By Jake Lippincott
The trial of Supreme Guide of the Muslim Brotherhood Mohamed Badie was postponed Wednesday. Badie was set to face charges related to an attack on a prison in Port Said; however, the hearing has been delayed to 4 June.
Badie, along with several other low and high ranking members of the Muslim Brotherhood and other secular and Islamist opposition groups, was arrested in the aftermath of the overthrow of Muslim Brotherhood-member and former president Mohamed Morsi.
Badie is facing a plethora of charges ranging from inciting violence to organising protests which blocked roads.
Last week, Badie, along with over 600 others, was sentenced to death after a short trial regarding the violence that has swept Egypt since Morsi’s overthrow. This was the second trial in as many months that sentenced more than 500 political dissidents to death or life in prison. Both trials have received widespread international condemnation for their brevity and apparent lack of due process.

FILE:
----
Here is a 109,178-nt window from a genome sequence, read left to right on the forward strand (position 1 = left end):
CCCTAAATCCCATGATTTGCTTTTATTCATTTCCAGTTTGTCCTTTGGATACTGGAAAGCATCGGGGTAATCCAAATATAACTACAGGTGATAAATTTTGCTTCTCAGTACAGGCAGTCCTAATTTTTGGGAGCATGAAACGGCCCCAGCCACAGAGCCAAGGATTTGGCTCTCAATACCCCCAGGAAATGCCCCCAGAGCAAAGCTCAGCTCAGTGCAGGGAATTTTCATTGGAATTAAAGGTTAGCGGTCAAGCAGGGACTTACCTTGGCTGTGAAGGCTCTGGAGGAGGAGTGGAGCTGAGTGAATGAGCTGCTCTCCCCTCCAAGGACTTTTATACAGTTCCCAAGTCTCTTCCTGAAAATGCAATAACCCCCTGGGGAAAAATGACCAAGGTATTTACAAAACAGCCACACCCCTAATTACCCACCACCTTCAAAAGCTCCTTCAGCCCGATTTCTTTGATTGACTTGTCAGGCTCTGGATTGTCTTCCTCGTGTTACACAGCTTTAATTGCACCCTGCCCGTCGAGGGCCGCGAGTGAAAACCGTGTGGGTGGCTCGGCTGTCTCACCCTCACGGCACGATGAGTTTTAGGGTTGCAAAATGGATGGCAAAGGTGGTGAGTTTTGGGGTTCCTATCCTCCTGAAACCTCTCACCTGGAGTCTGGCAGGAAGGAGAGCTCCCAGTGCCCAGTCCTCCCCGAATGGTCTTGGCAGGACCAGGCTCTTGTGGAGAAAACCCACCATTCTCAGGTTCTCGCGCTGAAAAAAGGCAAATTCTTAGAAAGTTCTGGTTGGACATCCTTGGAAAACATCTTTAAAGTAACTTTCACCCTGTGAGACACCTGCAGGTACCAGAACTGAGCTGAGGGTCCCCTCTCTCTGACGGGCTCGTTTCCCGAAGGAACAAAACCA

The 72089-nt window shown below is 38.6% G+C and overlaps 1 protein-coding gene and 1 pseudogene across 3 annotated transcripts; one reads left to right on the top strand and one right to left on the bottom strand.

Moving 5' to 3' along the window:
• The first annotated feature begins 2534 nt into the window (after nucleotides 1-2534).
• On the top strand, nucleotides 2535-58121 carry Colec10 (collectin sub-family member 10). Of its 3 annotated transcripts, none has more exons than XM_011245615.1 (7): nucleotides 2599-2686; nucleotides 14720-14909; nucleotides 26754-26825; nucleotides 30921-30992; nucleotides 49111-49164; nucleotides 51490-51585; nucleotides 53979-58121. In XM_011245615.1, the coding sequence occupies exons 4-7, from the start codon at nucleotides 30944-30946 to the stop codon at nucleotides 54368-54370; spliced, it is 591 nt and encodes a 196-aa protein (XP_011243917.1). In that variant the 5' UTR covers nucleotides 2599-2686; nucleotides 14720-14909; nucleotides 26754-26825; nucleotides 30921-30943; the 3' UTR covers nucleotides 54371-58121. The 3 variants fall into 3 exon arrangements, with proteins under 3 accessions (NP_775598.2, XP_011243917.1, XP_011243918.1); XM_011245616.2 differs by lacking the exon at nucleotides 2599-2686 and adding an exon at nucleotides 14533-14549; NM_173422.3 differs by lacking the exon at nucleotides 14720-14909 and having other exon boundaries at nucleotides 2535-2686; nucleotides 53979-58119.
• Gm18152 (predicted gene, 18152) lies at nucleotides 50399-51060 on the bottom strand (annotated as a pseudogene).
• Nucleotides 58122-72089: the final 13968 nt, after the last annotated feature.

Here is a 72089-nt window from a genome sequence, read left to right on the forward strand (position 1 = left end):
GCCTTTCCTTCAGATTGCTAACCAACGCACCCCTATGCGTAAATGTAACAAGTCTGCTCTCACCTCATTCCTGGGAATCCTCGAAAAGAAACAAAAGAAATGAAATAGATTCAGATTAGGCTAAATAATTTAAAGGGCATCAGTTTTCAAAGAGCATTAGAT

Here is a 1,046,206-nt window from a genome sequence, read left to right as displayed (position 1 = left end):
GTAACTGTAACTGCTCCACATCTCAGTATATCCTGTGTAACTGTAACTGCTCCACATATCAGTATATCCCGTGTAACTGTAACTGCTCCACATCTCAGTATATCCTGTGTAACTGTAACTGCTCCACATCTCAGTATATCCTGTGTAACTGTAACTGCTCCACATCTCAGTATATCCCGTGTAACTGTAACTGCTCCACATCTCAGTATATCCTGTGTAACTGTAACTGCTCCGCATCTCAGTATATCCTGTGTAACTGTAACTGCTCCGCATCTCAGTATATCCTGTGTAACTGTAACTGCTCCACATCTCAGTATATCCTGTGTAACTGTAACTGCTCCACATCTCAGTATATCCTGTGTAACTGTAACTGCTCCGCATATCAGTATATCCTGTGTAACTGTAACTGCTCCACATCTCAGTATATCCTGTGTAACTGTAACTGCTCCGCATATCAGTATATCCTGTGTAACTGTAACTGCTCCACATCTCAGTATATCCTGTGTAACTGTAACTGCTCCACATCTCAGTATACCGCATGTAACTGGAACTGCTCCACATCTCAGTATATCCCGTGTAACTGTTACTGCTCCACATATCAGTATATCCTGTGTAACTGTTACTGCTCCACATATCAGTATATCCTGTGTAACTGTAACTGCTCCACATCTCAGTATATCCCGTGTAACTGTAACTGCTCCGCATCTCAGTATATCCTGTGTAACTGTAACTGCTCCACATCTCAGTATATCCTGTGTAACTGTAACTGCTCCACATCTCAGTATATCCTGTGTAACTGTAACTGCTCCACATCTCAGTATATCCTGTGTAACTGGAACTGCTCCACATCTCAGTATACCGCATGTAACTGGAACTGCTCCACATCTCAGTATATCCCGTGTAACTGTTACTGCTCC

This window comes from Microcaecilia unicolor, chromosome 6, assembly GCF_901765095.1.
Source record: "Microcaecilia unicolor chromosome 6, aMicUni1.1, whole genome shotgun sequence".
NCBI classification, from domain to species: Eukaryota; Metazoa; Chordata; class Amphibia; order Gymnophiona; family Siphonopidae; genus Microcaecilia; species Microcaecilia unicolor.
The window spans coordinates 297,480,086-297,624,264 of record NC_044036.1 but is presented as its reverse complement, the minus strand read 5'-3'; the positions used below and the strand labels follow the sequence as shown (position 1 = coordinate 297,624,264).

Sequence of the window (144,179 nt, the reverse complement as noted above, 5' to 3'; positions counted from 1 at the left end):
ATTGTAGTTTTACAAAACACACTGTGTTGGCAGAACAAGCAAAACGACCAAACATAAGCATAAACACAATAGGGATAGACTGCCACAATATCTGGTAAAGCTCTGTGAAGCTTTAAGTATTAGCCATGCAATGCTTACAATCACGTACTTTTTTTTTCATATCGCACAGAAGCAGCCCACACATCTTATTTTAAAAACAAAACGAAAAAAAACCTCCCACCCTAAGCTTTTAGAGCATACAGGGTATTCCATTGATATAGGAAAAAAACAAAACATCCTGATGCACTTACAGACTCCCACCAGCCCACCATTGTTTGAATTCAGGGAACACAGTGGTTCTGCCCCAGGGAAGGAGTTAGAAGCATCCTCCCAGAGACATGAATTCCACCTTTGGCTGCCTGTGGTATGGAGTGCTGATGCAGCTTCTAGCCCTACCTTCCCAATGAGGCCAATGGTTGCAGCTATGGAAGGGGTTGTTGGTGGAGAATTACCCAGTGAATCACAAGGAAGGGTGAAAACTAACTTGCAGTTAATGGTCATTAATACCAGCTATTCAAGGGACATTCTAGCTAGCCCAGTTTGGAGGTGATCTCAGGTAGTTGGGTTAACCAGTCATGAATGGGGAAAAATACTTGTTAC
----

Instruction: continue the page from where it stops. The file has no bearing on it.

Referencing a trial in March where over 500 people were sentenced to death, the Middle East director at Human Rights Watch Sarah Leah said the Egyptian “court failed to carry out its most fundamental duty to assess the individual guilt of each defendant, violating the most basic fair trial right. These death sentences should be immediately quashed”.
Badie said: “I did not attend this trial, and I along with 1,000 others have been condemned to death.”